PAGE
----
UPDATED: Jan. 7, 7 a.m.
"We must continue to confront our greatest challenges, and capitalize on new opportunities, with the courage, conviction and resilience that we as Philadelphians possess," he said. "I want all Philadelphia children to sleep soundly at night, and wake in the morning with the desire and the quality education to go out and conquer the world. More than anything else, that is the goal that will drive our administration over the next four years."
Just hours after the ceremony, the mayor signed two executive orders. One created an Office of Children and Families, encompassing the Department of Human Services, which oversees child welfare and juvenile justice, as well as pre-K, community schools and prevention services such as youth workforce development.
The mayor's inauguration address was augmented by the release of a report reviewing his first four years and setting the agenda for his next four, filling in details alluded to in his speech.
On the issue of improving safety, for instance, the mayor said in his speech, "nothing is more important to our administration than creating a safer and more just city for all of us."
The report says the goal is to reduce homicides by 30% and reduce the jail population by 50%.
He also called for police accountability.
"This isn't just the right thing to do," he said. "Our city's future depends on it."
Among new education initiatives, he pledged to help more students attend Community College of Philadelphia, tuition free.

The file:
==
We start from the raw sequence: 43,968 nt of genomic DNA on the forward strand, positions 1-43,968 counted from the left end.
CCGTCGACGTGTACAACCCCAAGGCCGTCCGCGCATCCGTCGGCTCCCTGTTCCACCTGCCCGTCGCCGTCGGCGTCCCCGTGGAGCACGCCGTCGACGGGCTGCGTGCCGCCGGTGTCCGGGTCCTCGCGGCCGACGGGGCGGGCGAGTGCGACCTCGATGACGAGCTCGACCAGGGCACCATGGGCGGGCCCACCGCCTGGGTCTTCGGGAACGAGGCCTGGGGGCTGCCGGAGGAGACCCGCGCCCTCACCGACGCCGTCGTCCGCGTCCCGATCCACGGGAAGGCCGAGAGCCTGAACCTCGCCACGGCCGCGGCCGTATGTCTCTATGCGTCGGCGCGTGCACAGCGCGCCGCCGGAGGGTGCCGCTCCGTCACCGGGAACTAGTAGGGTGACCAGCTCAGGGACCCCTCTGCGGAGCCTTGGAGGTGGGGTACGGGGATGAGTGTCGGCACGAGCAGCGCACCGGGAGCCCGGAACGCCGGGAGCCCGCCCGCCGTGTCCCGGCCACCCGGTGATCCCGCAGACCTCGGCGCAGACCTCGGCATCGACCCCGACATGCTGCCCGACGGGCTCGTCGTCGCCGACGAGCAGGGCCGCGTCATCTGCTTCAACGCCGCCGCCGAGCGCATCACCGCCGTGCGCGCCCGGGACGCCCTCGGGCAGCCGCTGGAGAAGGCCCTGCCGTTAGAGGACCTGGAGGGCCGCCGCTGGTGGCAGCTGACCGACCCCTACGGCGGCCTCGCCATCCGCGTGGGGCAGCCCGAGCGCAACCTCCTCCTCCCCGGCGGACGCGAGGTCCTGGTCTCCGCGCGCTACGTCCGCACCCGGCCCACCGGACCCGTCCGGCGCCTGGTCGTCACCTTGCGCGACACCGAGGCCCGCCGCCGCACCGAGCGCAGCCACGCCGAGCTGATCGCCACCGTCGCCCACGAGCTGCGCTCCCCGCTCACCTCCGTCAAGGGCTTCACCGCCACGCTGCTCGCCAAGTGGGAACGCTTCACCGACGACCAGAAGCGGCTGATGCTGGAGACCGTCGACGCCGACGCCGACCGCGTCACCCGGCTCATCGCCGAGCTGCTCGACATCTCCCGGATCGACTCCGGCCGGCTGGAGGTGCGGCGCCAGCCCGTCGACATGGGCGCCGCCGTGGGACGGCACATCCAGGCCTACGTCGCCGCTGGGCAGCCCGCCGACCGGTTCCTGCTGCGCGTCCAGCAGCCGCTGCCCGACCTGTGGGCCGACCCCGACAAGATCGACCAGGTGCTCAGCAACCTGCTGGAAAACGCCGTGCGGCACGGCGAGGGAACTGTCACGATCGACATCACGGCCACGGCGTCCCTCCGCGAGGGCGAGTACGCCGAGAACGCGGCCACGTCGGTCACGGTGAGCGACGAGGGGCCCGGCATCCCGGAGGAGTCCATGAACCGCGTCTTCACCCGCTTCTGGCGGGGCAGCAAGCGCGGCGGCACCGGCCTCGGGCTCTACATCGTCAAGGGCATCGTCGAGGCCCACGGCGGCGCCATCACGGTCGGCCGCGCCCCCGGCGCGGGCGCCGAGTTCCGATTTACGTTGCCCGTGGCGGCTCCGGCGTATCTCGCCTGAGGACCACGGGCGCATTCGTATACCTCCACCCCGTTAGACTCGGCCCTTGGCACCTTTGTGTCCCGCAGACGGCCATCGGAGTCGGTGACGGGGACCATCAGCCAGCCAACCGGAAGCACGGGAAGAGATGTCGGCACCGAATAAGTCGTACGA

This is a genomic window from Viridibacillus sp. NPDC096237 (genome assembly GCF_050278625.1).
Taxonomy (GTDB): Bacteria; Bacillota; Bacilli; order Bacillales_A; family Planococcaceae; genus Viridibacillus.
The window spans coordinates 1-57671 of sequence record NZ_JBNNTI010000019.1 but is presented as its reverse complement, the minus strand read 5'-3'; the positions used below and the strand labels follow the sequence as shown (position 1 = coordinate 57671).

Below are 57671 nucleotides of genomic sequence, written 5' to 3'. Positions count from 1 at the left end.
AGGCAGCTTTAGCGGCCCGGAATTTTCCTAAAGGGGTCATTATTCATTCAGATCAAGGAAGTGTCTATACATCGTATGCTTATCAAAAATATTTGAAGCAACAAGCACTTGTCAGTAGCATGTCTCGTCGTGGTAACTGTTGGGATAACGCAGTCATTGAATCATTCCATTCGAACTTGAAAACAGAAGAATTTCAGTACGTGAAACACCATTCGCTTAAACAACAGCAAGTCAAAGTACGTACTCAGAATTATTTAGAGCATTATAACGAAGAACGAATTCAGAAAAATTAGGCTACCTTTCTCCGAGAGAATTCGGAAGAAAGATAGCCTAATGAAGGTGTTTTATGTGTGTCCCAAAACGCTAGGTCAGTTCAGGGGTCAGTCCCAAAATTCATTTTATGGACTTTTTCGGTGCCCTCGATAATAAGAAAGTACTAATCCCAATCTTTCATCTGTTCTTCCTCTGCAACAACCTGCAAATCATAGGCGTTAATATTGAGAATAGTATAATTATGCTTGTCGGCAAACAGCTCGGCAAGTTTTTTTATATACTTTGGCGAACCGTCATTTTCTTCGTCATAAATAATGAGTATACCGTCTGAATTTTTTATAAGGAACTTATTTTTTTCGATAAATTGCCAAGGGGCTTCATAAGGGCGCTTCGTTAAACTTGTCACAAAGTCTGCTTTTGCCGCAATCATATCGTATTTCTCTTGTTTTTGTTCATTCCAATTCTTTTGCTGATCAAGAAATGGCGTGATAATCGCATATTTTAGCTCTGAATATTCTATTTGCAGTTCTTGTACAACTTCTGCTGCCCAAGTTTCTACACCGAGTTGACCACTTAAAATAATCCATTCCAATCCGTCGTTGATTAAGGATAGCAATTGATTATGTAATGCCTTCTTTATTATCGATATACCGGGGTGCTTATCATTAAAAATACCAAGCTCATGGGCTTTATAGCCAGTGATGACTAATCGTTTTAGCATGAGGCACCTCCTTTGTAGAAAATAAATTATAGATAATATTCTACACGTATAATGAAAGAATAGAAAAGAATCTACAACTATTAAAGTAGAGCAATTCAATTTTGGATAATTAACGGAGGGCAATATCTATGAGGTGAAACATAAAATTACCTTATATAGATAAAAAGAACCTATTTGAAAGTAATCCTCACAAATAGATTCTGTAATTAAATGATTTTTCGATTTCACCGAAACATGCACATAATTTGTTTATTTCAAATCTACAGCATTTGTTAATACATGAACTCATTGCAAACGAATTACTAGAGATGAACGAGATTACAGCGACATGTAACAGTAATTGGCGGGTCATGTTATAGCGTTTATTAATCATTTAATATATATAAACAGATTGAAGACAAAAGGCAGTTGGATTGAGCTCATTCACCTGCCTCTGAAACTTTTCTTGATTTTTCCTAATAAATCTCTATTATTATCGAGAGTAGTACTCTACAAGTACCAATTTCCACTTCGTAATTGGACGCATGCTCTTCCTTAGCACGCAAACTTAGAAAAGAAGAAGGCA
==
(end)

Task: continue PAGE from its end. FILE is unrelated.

The mayor also announced that the pilot street-sweeping program would be expanded to every neighborhood, though with some adjustments that would require residents to move their cars occasionally, a line that prompted laughter from the audience.
"Let's put to rest once and for all any notions that City Council is somehow 'anti-business,'" he said. "We are for workers and for job-creating companies and for equity and opportunity for every individual and industry in Philadelphia."
Clarke also said Philadelphians would have to work together to prevent violent crime and to reduce poverty.
Traditionally, the inauguration is held at the Academy of Music, followed by a walk back to City Hall for celebrations outside of council offices on the third, fourth and fifth floors, but the distance from the Met to City Hall prompted the mayor and most council members to drive back.
The party at City Hall was elaborate, especially on the fourth floor, where the desks moved from council chambers to the Met stage for the ceremony were replaced by gold cloth-covered cocktail tables, and guests ate lobster mac and cheese and shrimp cocktail served next to an ice sculpture of City Hall.